Imminent carbon sulphur omissions

Annex V1 of the international convention for the prevention of pollution from ships "MARPOL" has limits on sulphur oxide and nitrogen oxide emissions from ship exhausts and prohibits deliberate emissions of these ozone depleting substances. The convention also delineates certain sulphur oxide emission control areas ("ECA's") where more stringent controls are in place.

Currently ECA arrears are in the Baltic sea, North Sea, and off North America and in the Caribbean sea.

Although Annex V1 came into force in May 2005 following a series of amendments, the new cap, effective from the 1st January 2015 was reduced from 4.5% mm, from the sulphur content of fuel oil and a cap of 0.10% mm in ECA.  This may have a major impact on ship owners who are primarily responsible for complying with the convention. However, such responsibility is set against a background of time charter parties where charters provide the bunkers. Accordingly these charterers must provide bunkers who will comply with the sulphur content requirements and warrant to this effect in the charterparty whilst at the same time indemnifying owners for any losses and/or fines resulting from non-compliance.

There are three main methods of complying:

a) Low sulphur fuel with sulphur content below the cap; or

b) Heavy fuel oil with an exhaust gas clearing system known as a "scrubber"; or

c) Use of liquid natural gas.

The cost of which adaption to adopt will be predicated upon time spent in ECA's; however, the 0.1% sulphur content cap would doubtless cut across many existing time charterparties and this brings with it the potential for disputes between owner and charterers. The main issues that are anticipated are the cause of the vessels' limited capacity for carrying fuels that comply with ECA restrictions, the limited availability of ECA compliant bunkers and charterers requirement to avoid ECA's wherever possible.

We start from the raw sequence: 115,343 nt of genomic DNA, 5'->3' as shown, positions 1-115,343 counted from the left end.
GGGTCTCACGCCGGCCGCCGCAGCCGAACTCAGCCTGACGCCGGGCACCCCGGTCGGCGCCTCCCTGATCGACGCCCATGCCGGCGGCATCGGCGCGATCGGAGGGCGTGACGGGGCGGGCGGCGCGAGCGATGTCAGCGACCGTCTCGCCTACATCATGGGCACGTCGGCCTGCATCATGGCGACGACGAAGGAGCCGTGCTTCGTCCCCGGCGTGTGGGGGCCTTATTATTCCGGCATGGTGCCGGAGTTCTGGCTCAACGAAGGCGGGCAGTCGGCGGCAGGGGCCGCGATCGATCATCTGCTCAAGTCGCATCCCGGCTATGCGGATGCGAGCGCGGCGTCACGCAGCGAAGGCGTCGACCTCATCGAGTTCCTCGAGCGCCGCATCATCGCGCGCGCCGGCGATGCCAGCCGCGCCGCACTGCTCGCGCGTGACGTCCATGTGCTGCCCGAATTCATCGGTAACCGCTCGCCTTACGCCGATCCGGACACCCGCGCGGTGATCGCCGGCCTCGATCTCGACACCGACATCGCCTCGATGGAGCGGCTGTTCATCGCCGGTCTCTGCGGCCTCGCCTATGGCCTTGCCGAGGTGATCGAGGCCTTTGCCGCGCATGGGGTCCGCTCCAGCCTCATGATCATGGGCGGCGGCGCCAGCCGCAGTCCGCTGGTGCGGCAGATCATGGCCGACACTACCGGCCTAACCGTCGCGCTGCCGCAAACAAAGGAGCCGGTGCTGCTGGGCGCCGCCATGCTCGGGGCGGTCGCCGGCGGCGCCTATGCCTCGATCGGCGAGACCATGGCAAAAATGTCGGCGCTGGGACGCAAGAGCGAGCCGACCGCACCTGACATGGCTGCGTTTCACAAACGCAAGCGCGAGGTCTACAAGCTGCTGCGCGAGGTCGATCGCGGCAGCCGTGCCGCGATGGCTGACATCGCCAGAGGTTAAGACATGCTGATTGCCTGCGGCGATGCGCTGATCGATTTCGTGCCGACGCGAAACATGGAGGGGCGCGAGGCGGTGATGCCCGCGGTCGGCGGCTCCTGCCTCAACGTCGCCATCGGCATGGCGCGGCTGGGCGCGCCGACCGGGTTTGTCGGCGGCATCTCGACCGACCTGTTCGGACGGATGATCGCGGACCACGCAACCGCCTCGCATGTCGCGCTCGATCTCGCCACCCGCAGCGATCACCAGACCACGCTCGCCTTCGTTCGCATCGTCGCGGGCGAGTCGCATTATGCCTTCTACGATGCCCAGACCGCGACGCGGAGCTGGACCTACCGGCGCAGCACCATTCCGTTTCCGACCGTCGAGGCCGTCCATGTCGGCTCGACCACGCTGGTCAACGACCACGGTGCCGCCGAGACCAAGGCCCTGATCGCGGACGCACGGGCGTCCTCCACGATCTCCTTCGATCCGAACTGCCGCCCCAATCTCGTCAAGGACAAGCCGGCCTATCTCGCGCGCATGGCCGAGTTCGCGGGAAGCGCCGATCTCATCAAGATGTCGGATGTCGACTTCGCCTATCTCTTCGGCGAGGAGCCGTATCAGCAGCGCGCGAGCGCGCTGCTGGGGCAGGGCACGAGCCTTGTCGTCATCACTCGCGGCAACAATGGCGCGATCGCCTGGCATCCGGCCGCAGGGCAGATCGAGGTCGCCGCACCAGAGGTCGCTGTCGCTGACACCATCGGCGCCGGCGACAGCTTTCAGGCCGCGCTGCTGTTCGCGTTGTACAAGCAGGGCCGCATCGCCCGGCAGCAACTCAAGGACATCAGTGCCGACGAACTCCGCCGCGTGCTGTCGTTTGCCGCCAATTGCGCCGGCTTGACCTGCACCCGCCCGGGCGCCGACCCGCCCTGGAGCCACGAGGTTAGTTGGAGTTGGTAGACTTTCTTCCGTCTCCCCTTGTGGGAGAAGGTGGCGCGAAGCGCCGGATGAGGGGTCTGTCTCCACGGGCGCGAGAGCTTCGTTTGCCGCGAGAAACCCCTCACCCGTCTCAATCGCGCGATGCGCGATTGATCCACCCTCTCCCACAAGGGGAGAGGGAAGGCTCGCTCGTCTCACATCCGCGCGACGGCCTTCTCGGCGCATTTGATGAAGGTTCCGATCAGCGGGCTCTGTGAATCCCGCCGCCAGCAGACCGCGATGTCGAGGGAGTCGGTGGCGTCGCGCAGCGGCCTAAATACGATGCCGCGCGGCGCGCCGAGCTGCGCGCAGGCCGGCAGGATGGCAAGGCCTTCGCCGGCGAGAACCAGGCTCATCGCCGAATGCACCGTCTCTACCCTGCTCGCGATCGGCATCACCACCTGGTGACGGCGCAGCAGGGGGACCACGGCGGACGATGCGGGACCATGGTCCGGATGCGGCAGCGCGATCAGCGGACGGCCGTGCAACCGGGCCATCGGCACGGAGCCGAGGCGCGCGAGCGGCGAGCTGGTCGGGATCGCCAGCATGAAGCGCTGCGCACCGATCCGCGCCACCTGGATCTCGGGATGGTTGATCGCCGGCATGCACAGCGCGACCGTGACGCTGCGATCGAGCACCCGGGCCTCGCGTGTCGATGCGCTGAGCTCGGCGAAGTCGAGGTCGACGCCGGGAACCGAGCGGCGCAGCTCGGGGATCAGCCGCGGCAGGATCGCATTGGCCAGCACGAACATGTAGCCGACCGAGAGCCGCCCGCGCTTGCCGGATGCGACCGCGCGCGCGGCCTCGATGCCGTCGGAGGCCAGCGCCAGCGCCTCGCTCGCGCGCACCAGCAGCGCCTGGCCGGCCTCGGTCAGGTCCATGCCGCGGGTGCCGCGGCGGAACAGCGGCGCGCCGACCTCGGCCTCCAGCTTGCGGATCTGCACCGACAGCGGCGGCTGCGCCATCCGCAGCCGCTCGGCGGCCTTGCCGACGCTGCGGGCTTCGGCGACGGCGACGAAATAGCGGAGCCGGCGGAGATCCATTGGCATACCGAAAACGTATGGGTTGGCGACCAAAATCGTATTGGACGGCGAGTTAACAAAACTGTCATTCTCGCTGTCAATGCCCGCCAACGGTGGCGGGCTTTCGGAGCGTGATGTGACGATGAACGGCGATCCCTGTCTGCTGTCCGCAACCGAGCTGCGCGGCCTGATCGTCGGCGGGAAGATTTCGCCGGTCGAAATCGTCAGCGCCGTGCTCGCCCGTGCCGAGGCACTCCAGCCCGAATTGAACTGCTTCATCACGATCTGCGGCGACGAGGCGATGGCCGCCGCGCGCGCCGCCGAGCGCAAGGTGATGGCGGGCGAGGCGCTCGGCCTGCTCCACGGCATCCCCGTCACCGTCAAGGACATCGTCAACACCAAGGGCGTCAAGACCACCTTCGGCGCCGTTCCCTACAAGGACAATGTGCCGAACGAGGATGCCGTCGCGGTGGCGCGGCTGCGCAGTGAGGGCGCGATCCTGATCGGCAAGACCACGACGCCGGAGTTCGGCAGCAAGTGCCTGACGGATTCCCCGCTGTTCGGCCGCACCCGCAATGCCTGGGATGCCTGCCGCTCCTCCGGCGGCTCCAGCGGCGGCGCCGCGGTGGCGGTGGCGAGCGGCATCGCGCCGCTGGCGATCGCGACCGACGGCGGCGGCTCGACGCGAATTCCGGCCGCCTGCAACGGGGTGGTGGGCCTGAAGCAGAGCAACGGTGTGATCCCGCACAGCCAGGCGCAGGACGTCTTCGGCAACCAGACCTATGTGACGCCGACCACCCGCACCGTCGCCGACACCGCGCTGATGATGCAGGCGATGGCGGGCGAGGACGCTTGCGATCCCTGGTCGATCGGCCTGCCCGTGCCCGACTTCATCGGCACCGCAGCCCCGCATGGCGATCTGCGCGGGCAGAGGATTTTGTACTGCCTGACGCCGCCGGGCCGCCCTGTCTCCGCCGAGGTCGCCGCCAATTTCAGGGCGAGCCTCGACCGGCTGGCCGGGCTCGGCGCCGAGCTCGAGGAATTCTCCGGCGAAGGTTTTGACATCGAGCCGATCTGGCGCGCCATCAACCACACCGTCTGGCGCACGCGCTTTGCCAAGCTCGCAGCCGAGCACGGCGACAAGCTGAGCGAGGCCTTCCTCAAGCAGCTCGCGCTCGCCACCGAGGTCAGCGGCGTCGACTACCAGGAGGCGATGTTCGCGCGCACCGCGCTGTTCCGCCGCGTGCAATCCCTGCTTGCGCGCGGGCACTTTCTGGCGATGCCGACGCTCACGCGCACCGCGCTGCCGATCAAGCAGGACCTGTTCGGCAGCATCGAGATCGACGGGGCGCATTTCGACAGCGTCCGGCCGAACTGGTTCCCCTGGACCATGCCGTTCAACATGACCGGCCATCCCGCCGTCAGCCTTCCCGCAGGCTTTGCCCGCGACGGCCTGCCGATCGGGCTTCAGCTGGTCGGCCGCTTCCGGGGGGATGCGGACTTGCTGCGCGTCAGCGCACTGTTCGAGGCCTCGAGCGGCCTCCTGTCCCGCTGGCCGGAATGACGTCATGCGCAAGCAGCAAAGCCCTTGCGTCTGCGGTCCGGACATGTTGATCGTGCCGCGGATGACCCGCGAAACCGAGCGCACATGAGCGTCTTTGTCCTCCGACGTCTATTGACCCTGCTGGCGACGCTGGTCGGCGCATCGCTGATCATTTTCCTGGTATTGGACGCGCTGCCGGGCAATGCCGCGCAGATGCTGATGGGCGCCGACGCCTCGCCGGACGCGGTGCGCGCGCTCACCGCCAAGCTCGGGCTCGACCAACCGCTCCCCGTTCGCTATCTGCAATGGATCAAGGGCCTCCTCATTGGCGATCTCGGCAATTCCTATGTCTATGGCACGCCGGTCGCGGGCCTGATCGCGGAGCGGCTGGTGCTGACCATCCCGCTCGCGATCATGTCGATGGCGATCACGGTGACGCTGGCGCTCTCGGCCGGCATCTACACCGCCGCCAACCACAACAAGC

It should be possible to deal with issues extant in new charterparties but as regards existing charterparties, charterers may be left with a vessel that cannot operate within an ECA without frequent refuelling and yet with no recourse against the owners for additional costs and inconvenience. Alternatively it may be an opportunity for owners to pressurise charterers to ensure that, if they want to trade in ECA areas, to contribute to the costs associated with refuelling and/or using more expensive low sulphur fuel which requires either tank adaptions or the installation of a scrubber. As well as the penalties for non-compliance with the very low sulphur content now allowed, it will not be difficult for a problem to arise as a result of the supply of specification fuel and/or improper sampling/testing and/or the contamination of fuel by previous fuel residues.

It follows that both owners and charterers should be careful to take into account there issues, particularly when entering into future charter parties. Existing charterparties should also be renegotiated in order to comply with Annex V1 of MARPOL.

Of further note is the future reduction of a global cap of sulphur dioxide emissions from 3.5% to 0.5% - due to come in force in 2020. This may sound tedious and mundane but it will have very severe practical effects on the industry and all parties to a marine adventure should be prepared to weather this inevitable future storm.